Hammering in nails at an angle can cause the fiberglass matting between a shingle’s asphalt layers to tear or weaken. Nails should be perpendicular to the shingle. It’s also important to avoid using too much force. An over-pressurized nail gun can cause as much damage as driving in nails sideways.

6. Installing the Wrong Type of Shingles

Not every house is designed to withstand heavier roofing materials. Be sure you know exactly what types of roofing options are appropriate for your home before you install.

7. Trying to Be a Superhero

If you’ve never installed or repaired a roof before, play it safe: contact a professional to handle your roofing needs.

Forget the Ladder—Call Interstate Roofing and Get It Done Right

When you need roof installation, maintenance, or repair, call the roofing contractors Vancouver and Portland trust. Interstate Roofing is a family owned business that started in 1988. More than 20 years of dependable service and exceptional workmanship has helped us establish our great reputation in our service area and beyond. For all your roofing, siding, window, and gutter needs, contact us to request a free estimate, and let us spare you the headaches associated with costly amateur mistakes.

Anatomy of a Roof: Important Parts to Know About

Understanding what’s up there.

Roofs are complex and have many parts. A roof is one of those things that people rarely think about. Usually, a roof is just there, doing what it’s intended to do: protect the interior of a structure. Take a look at your roof. What do you see? To most people, it doesn’t look like much. There’s a lot more going on up there than you can see from the ground. Your roof is a complex system with plenty of parts. Want to know what they are and what they do? Read on.

Ridge

The ridge is the highest part of a pitched—also known as “sloped”—roof. Most houses have pitched roofs for both aesthetic and practical reasons.

Roof Truss

Think of the truss as the skeleton of the roof. Comprised of beams fastened together in triangular patterns, the roof truss is the framework that holds the roof together.

Rafters

Rafters are the parts of the truss that run all the way from the top of the roof to the bottom. There are principal rafters, common rafters, auxiliary rafters and compass rafters. Some rafters are called kings and some are called hips.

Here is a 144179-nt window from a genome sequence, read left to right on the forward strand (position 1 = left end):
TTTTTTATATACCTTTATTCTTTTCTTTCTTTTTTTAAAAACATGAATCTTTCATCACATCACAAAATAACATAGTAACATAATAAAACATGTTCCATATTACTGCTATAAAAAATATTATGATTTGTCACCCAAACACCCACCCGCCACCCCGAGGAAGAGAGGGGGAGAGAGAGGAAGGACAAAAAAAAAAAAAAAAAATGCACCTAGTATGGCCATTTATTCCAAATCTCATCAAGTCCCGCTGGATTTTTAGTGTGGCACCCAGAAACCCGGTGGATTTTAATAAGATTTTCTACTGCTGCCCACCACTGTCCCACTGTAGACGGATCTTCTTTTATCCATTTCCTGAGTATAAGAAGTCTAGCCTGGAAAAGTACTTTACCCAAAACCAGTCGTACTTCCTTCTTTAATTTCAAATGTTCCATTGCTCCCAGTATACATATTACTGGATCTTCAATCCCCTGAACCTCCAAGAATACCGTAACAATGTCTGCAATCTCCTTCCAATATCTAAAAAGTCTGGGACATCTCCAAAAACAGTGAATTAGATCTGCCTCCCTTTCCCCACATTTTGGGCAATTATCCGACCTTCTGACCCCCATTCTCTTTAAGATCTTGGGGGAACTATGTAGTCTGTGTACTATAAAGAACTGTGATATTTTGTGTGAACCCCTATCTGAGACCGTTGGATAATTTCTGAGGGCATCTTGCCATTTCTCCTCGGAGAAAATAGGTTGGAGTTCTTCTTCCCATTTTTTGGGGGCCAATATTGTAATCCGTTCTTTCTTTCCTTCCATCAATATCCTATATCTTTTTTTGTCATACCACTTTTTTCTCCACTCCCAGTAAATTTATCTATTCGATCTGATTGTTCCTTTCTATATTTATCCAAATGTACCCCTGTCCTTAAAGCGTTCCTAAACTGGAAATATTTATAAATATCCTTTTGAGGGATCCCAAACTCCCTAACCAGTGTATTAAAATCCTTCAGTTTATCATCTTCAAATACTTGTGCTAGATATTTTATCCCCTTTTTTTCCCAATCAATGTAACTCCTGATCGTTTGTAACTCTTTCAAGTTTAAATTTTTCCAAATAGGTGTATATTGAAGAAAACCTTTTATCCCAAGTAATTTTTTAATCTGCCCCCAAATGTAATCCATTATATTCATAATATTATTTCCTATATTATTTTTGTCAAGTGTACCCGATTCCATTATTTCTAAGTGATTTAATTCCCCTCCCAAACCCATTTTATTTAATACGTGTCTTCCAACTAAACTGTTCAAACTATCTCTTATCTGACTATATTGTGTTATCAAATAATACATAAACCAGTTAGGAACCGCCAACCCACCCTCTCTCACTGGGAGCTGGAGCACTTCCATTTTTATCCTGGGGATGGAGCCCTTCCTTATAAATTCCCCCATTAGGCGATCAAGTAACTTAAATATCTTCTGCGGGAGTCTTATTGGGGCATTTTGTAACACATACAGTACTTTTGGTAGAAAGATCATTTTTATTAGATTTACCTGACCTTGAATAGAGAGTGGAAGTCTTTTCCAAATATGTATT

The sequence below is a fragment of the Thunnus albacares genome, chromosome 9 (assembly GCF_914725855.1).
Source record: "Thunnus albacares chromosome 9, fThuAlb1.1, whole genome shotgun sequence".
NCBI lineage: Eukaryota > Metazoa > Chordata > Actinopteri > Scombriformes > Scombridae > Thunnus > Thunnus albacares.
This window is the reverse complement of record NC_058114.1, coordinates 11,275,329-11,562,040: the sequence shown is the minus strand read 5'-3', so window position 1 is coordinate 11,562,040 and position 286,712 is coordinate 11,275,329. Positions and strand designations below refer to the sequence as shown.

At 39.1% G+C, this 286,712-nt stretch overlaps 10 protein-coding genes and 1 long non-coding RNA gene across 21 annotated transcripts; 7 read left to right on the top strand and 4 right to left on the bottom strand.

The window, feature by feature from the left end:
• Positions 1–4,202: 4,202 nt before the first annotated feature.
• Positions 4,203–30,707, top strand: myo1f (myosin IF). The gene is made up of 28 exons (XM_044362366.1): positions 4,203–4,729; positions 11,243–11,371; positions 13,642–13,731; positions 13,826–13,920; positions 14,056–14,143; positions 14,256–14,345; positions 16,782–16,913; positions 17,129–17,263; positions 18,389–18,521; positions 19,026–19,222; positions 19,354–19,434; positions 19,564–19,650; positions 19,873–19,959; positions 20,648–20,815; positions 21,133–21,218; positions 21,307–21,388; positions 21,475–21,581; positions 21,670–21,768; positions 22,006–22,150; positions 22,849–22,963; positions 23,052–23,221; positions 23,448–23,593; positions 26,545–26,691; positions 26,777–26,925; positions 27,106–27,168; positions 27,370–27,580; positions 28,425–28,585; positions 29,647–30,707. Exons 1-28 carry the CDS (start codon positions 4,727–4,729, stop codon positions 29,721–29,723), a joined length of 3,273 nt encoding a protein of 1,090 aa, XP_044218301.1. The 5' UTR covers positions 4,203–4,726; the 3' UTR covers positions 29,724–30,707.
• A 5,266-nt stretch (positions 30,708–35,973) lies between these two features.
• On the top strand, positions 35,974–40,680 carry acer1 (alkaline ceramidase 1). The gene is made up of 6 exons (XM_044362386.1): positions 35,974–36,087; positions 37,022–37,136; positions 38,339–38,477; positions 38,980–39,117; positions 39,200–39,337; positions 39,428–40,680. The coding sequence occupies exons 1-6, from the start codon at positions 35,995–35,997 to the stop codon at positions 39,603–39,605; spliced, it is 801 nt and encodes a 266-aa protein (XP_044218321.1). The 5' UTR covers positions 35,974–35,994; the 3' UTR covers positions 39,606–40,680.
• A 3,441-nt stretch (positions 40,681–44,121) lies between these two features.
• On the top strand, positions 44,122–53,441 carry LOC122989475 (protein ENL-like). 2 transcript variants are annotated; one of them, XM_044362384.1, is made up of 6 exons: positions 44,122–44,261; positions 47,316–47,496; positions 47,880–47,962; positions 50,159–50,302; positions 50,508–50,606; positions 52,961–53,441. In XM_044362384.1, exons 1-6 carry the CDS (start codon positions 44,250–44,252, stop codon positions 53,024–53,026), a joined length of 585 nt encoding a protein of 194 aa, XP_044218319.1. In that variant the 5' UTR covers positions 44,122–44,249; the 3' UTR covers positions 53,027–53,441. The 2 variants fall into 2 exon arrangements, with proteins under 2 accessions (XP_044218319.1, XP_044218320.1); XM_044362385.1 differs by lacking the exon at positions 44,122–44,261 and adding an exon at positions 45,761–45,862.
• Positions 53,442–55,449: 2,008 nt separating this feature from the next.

Decking or Sheathing

This is the part of the roof that covers the rafters and provides a flat surface to which the shingles are attached. The sheath or deck is generally made with large sheets of plywood.

Underlayment

The part of a roof known as the underlayment is usually made of super heavy felt, although synthetic materials are available. Also called tar paper, the underlayment is placed atop the decking prior to installation of shingles. The underlayment provides an additional layer of moisture protection. Here in the Pacific Northwest, we can use all of that we can get.

Fascia

The fascia is a horizontal timber board that’s attached to the ends, or ‘feet’, of the rafters. Fascia is considered part of the trim and is the part to which rain gutters are attached.

Eaves

The word eave means edge and that’s exactly what it is: the lowest edge of the roof. Fancy or plain, the eaves project beyond the side of a structure and provide an overhang to prevent rainwater from accumulating along the base of the building.

Soffit

Stand under the eaves of your roof, look up, and you’ll see the soffit. It’s the finished underside of the eaves that project from the roof.

Valley

When two sloped roof planes intersect at an external angle of less than 180 degrees, it’s called a valley.

Hip

Whereas the valley of the roof describes the interior angle of two intersecting sloped roof planes, the hip is the external angle formed by the same intersection.

Gable

On a ridge roof, the gable is the triangular part of a wall just underneath the roof slopes on the side of a building.

Flashing

In roof anatomy, the flashing prevents water seepage around things such as chimneys, vent pipes and valleys.

Your roof might just be the most important part of your house, and we’re glad you took some time to learn more about it. Bookmark our homepage and revisit us when you require an on-time, quality roofing contractor in the Portland, OR, and Vancouver, WA, areas. We are Interstate Roofing and we provide 24-hour emergency roofing services. Contact us online, or call 503.684.5611  to speak to a member of our helpful staff.